Teaches the nuts and bolts of providing legal services to farmers and food entrepreneurs (producers/retailers/restaurants), drawing from the rich examples of farmer and food entrepreneurs locally. Such skills are needed to equip students with real world legal knowledge for those students seeking to provide legal services in this area or who wish to start an entrepreneurial career in food and agriculture. A JD skills class.
Teaches the nuts and bolts of providing legal services to farmers and food entrepreneurs (producers/retailers/restaurants), drawing from the rich examples of farmer and food entrepreneurs locally. Such skills are needed to equip students with real world legal knowledge for those students seeking to provide legal services in this area or who wish to start an entrepreneurial career in food and agriculture.
A review of domestic and international laws and treaties relating to coastal management, pollution, protected areas, endangered species, fish, marine mammals, wetlands, and seabed mineral and hydrocarbon resources. The course considers how effectively these legal authorities blend together to provide rational and comprehensive management and protection of marine resources.
A review of the major contracts used to explore for and produce oil and gas in the U.S. and internationally. The course covers leasing practices on public lands in the U.S. and the acquisition of host government contracts from foreign governments, and provides an understanding of the future of petroleum as a resource, the technology used to produce it, and the externalities of production.
This course explores environmental protection during armed conflict and analyzes the role of environmental management in peacekeeping and state reconstruction. It considers current challenges in the Middle East, Africa and Asia and discusses how environmental obligations may be incorporated into the laws of new states.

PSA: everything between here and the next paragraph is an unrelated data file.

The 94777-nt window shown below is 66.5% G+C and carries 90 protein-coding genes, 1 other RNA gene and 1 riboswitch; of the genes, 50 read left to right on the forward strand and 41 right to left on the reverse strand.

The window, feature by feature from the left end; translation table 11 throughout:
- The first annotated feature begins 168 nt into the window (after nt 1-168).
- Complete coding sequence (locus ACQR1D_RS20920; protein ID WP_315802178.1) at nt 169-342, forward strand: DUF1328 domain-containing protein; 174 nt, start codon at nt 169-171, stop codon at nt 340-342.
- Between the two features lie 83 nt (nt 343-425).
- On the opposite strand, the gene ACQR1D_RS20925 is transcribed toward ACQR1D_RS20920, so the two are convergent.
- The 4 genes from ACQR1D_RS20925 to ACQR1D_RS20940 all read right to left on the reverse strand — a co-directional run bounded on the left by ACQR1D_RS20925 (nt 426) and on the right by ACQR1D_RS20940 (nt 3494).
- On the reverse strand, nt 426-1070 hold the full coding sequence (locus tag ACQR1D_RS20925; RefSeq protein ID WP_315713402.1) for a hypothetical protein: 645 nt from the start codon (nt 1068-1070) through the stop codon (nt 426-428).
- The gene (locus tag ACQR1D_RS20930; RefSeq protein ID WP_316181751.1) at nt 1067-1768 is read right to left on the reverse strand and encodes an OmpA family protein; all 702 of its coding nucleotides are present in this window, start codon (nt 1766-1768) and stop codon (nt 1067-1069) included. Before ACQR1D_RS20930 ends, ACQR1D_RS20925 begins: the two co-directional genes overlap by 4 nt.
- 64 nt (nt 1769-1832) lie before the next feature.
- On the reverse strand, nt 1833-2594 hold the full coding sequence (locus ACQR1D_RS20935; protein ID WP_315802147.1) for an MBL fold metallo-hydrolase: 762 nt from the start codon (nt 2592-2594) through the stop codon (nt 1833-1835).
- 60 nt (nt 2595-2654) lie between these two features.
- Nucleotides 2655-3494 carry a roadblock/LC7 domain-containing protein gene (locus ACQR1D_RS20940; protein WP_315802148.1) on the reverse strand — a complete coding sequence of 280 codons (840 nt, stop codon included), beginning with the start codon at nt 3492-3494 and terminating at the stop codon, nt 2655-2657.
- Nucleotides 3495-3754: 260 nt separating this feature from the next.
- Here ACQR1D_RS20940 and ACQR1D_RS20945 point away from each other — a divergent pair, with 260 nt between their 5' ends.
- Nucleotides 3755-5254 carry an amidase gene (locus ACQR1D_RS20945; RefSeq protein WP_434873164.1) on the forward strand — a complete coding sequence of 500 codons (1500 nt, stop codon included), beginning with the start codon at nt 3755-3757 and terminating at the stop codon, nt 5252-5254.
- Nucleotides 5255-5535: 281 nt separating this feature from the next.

An in depth exploration of agricultural and food laws and policies and the regulatory mechanisms supporting them. The covers public health issues including Farm Bill nutrition assistance programs, food access, obesity and malnutrition, food safety and food-borne diseases, genetically modified foods, organic and other certification schemes, and the debate about food systems and sustainability.
A comparative approach to competing legal mandates and diverse philosophies that make federal land management a lively topic not only in the West, but throughout the country. Resource extraction, preservation, and sustainable/multiple-use concepts are addressed.
This course explores the expanding field of renewable and alternative energy supplies. It reviews local, state and federal laws and policies that promote (and impede) such sources, and considers emerging distributed generation models. Turning to technology-specific evaluations, it surveys the range of emerging technologies and looks in depth into some specific models of high potential or value, concluding with consideration of proposed strategies for reducing greenhouse gases.